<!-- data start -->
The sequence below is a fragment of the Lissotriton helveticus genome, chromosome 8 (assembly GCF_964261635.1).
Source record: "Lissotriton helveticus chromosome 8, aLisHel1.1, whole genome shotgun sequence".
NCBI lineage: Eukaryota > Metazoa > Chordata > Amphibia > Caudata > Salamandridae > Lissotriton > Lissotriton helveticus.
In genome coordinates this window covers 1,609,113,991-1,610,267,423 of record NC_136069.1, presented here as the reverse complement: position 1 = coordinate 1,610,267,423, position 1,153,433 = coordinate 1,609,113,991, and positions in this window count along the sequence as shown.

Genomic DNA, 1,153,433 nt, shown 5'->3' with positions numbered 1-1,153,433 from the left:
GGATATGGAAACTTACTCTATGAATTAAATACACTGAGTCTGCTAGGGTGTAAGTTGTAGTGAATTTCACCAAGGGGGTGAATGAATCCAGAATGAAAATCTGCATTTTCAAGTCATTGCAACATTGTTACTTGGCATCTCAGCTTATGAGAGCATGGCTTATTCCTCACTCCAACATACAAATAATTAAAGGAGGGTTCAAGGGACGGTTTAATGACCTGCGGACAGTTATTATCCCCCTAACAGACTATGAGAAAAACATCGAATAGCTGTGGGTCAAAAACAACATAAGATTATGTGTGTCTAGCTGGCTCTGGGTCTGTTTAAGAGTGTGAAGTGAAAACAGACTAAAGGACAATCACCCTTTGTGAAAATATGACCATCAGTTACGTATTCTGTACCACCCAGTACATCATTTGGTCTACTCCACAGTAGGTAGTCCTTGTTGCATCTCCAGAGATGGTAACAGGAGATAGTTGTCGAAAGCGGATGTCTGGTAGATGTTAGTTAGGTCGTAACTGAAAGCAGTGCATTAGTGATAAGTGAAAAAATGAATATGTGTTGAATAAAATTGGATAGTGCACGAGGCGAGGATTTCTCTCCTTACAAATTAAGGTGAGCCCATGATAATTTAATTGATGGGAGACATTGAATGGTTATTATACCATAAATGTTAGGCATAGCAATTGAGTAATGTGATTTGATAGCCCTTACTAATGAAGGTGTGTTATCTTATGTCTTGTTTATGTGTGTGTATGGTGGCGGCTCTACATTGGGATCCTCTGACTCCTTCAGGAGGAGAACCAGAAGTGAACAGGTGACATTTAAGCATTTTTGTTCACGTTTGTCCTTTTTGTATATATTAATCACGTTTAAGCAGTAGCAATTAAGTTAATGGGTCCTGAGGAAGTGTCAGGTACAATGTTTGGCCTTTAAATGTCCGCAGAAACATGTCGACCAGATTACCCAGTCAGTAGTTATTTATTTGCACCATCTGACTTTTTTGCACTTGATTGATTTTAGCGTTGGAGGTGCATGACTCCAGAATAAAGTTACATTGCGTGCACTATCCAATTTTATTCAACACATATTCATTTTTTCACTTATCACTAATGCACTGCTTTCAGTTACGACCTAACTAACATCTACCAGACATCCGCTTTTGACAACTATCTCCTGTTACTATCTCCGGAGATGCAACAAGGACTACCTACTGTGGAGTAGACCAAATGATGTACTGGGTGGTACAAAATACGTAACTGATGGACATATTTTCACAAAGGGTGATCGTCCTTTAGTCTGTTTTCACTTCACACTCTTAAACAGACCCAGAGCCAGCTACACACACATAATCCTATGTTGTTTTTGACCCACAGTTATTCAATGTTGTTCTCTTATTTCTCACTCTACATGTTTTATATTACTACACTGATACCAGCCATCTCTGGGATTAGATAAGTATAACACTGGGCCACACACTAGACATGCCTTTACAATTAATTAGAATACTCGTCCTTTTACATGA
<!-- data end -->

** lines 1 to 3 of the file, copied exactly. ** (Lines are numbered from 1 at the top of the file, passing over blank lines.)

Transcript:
The sequence below is a fragment of the Lissotriton helveticus genome, chromosome 8 (assembly GCF_964261635.1).
Source record: "Lissotriton helveticus chromosome 8, aLisHel1.1, whole genome shotgun sequence".
NCBI lineage: Eukaryota > Metazoa > Chordata > Amphibia > Caudata > Salamandridae > Lissotriton > Lissotriton helveticus.